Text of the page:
The TCU Energy Institute’s mission is to promote energy research and knowledge about the energy industry, management, and related technologies through an integrated approach to examine the future of energy resources. This fall, the institute started an initiative on energy poverty led by Richard Denne, Hunter Enis Endowed Chair in Petroleum Geology and Director of the TCU Energy Institute.
Worldwide 800 million people still lack access to electricity of any kind, many of whom live in sub-Saharan Africa. Nearly three billion people rely on soot-producing fuels for cooking and warmth, compromising children’s respiratory systems and forcing women to spend much of their day harvesting fuel. Although most Americans have access to the electrical grid, energy-poor households spend as much as three times more than the average household on their energy bills, and may have to choose between buying necessities like food and medicine versus paying their utility bills. These issues of energy access, clean cooking, and energy burden have only worsened with the COVID-19 pandemic.
This school year the Ken W. Davis Jr. Leaders in Energy Speaker Series will be used to spread awareness about energy poverty by featuring energy experts who focus on energy poverty. The institute is also encouraging students to participate in an energy case competition hosted by Switch Energy Alliance. The institute will sponsor several student teams in the competition. The goal is to spur sufficient interest among students and faculty to initiate a research program on energy poverty.
“I first became aware of the global issue of energy poverty from our first guest speaker, Scott Tinker, who is CEO of the Switch Energy Alliance and director of the Texas Bureau of Economic Geology,” Denne said. “Scott produced and hosted a film viewing on energy poverty that is an eye-opening tour of developing countries that are struggling with energy access and clean cooking. I then began reading up on energy poverty and using Zoom to speak with leading experts, both in the US and abroad.”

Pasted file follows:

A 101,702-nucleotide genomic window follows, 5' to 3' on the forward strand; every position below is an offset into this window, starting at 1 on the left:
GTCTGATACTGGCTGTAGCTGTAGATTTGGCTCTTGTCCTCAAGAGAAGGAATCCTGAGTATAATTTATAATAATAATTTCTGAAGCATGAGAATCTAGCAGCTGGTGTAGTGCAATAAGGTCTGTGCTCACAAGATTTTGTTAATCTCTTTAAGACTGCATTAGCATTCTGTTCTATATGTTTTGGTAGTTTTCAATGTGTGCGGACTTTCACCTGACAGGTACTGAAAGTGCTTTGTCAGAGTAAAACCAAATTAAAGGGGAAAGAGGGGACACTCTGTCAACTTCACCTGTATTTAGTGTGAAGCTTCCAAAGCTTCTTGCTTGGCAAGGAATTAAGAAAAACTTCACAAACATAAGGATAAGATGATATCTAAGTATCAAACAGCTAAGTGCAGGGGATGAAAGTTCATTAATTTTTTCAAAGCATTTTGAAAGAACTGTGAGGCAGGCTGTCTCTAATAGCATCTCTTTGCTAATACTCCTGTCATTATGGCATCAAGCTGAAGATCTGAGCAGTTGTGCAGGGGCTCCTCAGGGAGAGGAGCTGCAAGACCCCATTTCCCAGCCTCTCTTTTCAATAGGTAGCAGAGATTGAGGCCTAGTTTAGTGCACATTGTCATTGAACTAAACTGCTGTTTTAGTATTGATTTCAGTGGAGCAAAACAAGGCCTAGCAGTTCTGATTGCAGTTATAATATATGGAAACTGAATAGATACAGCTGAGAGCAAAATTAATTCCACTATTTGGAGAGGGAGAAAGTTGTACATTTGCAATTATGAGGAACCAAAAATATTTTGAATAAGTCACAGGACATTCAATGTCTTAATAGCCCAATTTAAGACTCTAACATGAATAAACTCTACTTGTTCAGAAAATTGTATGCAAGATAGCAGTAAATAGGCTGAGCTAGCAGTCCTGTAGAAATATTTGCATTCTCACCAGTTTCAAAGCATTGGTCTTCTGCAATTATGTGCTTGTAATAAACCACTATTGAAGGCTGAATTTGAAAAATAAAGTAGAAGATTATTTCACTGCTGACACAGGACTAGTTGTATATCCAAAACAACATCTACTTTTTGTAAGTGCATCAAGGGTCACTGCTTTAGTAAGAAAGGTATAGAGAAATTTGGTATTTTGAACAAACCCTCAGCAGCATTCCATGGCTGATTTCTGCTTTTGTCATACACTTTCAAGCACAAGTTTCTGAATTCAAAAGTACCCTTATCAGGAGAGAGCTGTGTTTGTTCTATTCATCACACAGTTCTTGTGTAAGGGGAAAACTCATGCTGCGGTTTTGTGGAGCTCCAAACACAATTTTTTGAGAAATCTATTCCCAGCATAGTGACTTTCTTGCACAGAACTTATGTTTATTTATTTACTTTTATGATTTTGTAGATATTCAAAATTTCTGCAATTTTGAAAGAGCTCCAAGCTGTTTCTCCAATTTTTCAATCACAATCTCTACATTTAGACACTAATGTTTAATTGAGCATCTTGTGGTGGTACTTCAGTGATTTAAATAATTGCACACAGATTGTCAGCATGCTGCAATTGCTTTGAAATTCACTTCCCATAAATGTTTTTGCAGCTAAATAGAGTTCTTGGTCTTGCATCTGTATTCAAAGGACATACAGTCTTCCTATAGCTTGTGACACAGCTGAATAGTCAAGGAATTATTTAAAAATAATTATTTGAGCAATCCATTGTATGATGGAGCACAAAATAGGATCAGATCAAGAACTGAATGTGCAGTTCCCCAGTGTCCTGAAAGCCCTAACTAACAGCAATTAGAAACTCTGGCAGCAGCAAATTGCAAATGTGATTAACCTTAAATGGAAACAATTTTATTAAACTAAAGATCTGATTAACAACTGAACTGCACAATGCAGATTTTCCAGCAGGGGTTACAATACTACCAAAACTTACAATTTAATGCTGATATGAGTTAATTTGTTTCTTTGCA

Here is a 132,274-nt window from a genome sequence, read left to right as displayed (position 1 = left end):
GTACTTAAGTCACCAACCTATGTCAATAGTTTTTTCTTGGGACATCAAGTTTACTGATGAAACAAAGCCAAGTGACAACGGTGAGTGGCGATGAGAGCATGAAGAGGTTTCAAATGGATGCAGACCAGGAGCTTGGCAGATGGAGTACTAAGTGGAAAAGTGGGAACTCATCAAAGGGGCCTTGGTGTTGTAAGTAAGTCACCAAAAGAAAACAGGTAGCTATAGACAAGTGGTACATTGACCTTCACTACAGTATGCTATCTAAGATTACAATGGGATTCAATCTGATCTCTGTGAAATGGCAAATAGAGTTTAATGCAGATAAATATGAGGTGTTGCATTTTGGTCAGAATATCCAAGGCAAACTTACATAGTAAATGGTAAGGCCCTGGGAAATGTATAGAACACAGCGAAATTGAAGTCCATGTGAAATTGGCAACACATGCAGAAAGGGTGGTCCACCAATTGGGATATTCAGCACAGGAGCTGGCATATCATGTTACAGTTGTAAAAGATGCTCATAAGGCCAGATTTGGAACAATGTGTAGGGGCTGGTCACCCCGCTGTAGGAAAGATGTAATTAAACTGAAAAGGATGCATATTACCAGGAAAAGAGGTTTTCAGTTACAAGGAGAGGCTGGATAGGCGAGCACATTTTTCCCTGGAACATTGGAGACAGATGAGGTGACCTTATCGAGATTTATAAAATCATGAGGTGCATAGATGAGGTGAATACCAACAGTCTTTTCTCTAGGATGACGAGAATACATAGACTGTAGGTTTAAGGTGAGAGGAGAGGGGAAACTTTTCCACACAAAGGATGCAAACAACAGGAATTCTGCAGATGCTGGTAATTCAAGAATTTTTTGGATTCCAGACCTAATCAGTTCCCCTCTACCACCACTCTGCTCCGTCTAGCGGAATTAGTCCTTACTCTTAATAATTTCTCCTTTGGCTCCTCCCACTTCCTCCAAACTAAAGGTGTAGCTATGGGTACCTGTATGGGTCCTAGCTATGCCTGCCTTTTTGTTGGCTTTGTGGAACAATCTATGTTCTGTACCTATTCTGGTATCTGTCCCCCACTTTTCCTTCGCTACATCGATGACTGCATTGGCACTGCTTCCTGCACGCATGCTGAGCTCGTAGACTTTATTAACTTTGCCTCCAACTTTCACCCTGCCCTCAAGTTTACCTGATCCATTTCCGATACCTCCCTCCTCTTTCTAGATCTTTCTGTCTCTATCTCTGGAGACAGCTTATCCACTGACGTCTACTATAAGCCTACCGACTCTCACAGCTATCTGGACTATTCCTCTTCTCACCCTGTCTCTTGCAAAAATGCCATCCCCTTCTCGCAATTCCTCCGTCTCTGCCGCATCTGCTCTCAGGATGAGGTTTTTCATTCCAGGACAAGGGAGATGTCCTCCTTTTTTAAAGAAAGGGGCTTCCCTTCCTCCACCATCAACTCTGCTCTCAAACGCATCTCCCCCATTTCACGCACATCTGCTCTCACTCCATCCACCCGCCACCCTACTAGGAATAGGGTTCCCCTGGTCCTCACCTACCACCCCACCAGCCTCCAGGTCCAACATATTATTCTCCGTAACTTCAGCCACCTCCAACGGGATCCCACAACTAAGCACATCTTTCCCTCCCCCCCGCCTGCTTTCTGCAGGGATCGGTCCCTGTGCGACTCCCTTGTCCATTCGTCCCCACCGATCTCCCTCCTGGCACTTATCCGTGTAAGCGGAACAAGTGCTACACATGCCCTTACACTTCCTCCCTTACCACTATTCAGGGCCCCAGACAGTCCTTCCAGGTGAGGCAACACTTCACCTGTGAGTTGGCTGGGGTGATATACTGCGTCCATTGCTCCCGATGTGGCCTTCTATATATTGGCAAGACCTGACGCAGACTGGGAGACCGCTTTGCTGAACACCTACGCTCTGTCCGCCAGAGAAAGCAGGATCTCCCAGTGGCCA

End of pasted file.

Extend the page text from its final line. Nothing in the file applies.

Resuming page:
The institute works with several groups within the TCU community. The TCU Energy Club is an undergraduate club affiliated with the institute that provides opportunities for students to learn from and network with energy professionals, as well as attend field trips to energy-related facilities. The TCU Core Facility holds a large number of industry rock cores from many of the major unconventional hydrocarbon plays, and offers facilities and lab equipment for faculty, students, and industry partners to conduct research on the cores. The institute also works closely with the Energy MBA program in TCU Neeley School of Business.
“When I became Director of the TCU Energy Institute two years ago, I realized that we needed to broaden our interests beyond oil and gas. Part of my consideration behind the initiative on energy poverty is that I feel as educators we need to encourage students to extend their worldview,” Denne said. “My inspiration for this is the Institute for Environmental Studies’ Rhino Initiative, which does a great job of getting students from all backgrounds interested in conservation. I am hoping that this initiative will help attract students from diverse backgrounds to learn more about energy.”